A well-functioning heart is essential for our body’s ability to carry out every function it needs to survive. It’s no wonder, then, that so much emphasis is placed on eating in specific ways, and in certain amounts, to keep the heart working as well as it can. Most “heart healthy” diet plans can be rather boring and spend a lot of time talking about all the things you can’t have (fat, sugar, salt, carbohydrates, processed meats…). While informative and often beneficial, reading that list leaves me feeling kind of uninspired and dejected, not excited, or ready to try some new foods (or add more of the ones I already enjoy). For now, instead of giving you a long list of things to avoid, I want to focus on the foods that are most beneficial for your heart so you can add options to your diet instead of adding restrictions.
Fat – If you’ve read anything about heart health, I’m sure you’ve seen the importance placed on fat, and sometimes may have even been told to follow a low-fat diet. What is most helpful is to consume more polyunsaturated and monounsaturated fats than saturated fats. Poly and monounsaturated fats have an anti-inflammatory effect and when looking to keep our hearts healthy, reducing inflammation is key. These can be found in foods like olives and olive oil, fatty fish like salmon and herring, nuts like almonds and walnuts, seeds like pumpkin and sunflower, and avocados.
Fiber – When it comes to reducing inflammation and promoting heart health, fiber is essential. Aim for 20-30g of fiber per day in both the insoluble and soluble forms. Insoluble fiber, found in foods like whole grains, wheat bran, nuts, vegetables, beans, and potatoes, has consistently been associated with lower risks of heart disease through helping reduce LDL cholesterol and improving insulin resistance. Soluble fiber, found in foods like apples, pears, oats, barley, bananas, beets, cabbage, berries, seeds, carrots, and peas, forms a gel and coats the intestines, trapping cholesterol before it enters the bloodstream resulting in lower cholesterol. Both fibers are important and getting a variety of them daily is the best way to ensure adequate intake. There are a lot of tasty foods on these lists, and many can be combined with one another- oatmeal with berries, flaxseeds, and almonds for breakfast? Yum!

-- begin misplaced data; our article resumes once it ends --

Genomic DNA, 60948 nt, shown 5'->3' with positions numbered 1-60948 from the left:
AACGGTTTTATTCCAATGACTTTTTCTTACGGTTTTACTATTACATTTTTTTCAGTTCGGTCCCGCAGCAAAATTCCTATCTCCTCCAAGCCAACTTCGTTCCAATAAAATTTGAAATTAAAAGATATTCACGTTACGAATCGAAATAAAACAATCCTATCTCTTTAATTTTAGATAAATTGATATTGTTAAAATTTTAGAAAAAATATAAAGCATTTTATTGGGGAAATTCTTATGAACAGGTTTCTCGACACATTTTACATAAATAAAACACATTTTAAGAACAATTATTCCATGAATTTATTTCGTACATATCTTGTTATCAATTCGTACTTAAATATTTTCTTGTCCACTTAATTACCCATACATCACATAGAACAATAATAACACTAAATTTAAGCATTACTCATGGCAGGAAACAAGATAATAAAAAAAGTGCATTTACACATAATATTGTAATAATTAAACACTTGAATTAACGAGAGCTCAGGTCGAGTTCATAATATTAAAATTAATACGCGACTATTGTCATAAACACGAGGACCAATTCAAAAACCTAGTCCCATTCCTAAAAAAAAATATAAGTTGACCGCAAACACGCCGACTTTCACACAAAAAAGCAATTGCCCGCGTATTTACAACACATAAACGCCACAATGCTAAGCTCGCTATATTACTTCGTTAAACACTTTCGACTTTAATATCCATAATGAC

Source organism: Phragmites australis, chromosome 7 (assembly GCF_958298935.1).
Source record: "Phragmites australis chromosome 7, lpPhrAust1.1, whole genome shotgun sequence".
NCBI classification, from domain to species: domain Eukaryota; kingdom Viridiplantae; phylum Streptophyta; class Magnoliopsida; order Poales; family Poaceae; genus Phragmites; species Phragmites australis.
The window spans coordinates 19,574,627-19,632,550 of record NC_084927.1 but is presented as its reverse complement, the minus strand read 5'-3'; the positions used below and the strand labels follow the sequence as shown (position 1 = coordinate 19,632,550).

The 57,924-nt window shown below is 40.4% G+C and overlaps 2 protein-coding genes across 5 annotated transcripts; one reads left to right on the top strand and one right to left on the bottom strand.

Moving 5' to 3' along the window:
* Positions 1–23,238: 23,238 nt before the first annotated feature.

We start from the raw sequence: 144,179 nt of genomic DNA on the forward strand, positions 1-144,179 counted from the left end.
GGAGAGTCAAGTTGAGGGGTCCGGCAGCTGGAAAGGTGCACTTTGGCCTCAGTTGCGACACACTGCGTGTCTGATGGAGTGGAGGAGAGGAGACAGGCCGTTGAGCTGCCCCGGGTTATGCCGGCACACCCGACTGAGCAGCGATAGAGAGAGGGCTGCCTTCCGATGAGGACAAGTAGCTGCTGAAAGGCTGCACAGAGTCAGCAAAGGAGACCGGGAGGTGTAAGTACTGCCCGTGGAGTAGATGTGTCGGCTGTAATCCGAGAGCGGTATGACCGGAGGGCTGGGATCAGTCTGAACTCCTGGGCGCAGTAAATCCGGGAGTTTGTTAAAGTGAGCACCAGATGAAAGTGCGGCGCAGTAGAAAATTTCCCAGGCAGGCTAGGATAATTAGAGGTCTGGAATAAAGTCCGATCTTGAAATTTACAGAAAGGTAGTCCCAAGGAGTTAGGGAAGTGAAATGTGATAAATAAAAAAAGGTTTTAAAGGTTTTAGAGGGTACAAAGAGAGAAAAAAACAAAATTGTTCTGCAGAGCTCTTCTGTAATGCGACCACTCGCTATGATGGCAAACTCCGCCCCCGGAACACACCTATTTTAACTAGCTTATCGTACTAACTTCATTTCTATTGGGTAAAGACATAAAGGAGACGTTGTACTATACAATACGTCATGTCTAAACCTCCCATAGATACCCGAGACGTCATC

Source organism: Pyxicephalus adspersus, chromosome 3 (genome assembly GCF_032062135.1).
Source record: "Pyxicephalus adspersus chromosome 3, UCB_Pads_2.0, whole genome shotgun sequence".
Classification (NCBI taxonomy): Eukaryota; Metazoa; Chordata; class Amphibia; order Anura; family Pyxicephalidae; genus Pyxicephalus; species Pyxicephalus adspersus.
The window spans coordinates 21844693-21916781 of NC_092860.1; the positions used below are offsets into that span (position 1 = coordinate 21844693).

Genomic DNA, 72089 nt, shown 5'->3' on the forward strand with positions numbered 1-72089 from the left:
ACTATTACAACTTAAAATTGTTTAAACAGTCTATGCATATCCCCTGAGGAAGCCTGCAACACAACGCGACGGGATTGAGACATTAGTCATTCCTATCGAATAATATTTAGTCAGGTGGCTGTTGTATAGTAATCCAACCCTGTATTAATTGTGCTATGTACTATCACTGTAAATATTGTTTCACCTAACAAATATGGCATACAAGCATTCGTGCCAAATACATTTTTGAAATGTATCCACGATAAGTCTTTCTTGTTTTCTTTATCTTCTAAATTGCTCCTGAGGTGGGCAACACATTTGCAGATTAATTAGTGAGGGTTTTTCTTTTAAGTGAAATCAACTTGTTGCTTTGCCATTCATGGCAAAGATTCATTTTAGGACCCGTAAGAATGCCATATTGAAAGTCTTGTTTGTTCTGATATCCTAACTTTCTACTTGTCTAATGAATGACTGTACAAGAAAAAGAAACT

Leafy greens – Spinach, kale, Bok-Choy, collards, Swiss Chard, and arugula are all good sources of vitamin K, which helps to protect your arteries and promote blood clotting (note: if you are on blood thinners, you can still have foods with vitamin K in them but limit yourself to 1 serving/day to avoid interfering with your medication. As always, consult with your doctor if you have any concerns.). Leafy greens also contain nitrates which can reduce blood pressure and improve the function of the cells that line your blood vessels. Try a salad, mixing some sauteed greens into a grain bowl or some pasta, or adding some spinach to turkey meatballs.
Dark Chocolate – This may be my favorite heart healthy food category of all. If you know me, you know how much I enjoy my dark chocolate! Dark chocolate contains antioxidants called flavonoids, which help prevent blood clots and influence your gut bacteria in a way that aids in lowering blood pressure. Aim for moderate consumption (about 6 servings per week) of a high-quality dark chocolate with at least 70% cacao content to reap these tasty benefits.
When it comes to our health and our bodies, nutrition is just one piece of a large puzzle that contains other elements like exercise, stress management, and quality sleep. It can feel overwhelming to try and make several changes at once because we’re told how good they are for us, but if you start small and focus on the area you feel could use the most attention first, it can feel easier and more manageable. In my work, I always seek to meet my clients where they are and bring my expertise and experience to our sessions to provide support and guidance on an individual level. If you are curious about nutrition and how it might help you feel your best, contact me to set up a free chat and learn more about what I offer.
Thank you Ashleigh for this wonderful post. – to contact Ashleigh visit https://www.gurtlerwellness.com/